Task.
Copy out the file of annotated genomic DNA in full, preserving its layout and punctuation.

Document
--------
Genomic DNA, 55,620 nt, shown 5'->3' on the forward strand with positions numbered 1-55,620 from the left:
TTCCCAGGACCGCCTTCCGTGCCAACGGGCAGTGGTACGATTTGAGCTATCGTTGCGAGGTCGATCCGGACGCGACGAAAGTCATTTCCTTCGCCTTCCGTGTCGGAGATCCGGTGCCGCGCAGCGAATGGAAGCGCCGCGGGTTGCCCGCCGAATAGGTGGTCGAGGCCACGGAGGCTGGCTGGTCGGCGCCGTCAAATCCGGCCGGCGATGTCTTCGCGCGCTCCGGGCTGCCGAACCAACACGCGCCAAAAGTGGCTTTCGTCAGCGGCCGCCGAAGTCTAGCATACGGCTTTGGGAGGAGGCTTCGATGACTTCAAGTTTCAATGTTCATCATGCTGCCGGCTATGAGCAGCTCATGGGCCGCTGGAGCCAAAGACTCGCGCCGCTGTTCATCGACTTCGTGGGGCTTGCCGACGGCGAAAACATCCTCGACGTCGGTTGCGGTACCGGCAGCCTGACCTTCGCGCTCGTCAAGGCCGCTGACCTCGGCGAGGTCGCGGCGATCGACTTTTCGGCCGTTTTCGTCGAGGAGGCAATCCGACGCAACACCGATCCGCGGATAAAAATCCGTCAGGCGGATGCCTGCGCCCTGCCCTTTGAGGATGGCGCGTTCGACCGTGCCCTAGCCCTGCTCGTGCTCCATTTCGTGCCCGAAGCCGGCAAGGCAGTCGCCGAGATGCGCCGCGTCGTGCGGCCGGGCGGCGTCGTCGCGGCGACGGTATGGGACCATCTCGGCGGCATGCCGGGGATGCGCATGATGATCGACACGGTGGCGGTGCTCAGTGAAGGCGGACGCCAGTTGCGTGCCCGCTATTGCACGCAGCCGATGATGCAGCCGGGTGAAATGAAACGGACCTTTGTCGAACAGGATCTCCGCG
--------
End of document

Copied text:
Genomic DNA, 55,620 nt, shown 5'->3' on the forward strand with positions numbered 1-55,620 from the left:
TTCCCAGGACCGCCTTCCGTGCCAACGGGCAGTGGTACGATTTGAGCTATCGTTGCGAGGTCGATCCGGACGCGACGAAAGTCATTTCCTTCGCCTTCCGTGTCGGAGATCCGGTGCCGCGCAGCGAATGGAAGCGCCGCGGGTTGCCCGCCGAATAGGTGGTCGAGGCCACGGAGGCTGGCTGGTCGGCGCCGTCAAATCCGGCCGGCGATGTCTTCGCGCGCTCCGGGCTGCCGAACCAACACGCGCCAAAAGTGGCTTTCGTCAGCGGCCGCCGAAGTCTAGCATACGGCTTTGGGAGGAGGCTTCGATGACTTCAAGTTTCAATGTTCATCATGCTGCCGGCTATGAGCAGCTCATGGGCCGCTGGAGCCAAAGACTCGCGCCGCTGTTCATCGACTTCGTGGGGCTTGCCGACGGCGAAAACATCCTCGACGTCGGTTGCGGTACCGGCAGCCTGACCTTCGCGCTCGTCAAGGCCGCTGACCTCGGCGAGGTCGCGGCGATCGACTTTTCGGCCGTTTTCGTCGAGGAGGCAATCCGACGCAACACCGATCCGCGGATAAAAATCCGTCAGGCGGATGCCTGCGCCCTGCCCTTTGAGGATGGCGCGTTCGACCGTGCCCTAGCCCTGCTCGTGCTCCATTTCGTGCCCGAAGCCGGCAAGGCAGTCGCCGAGATGCGCCGCGTCGTGCGGCCGGGCGGCGTCGTCGCGGCGACGGTATGGGACCATCTCGGCGGCATGCCGGGGATGCGCATGATGATCGACACGGTGGCGGTGCTCAGTGAAGGCGGACGCCAGTTGCGTGCCCGCTATTGCACGCAGCCGATGATGCAGCCGGGTGAAATGAAACGGACCTTTGTCGAACAGGATCTCCGCG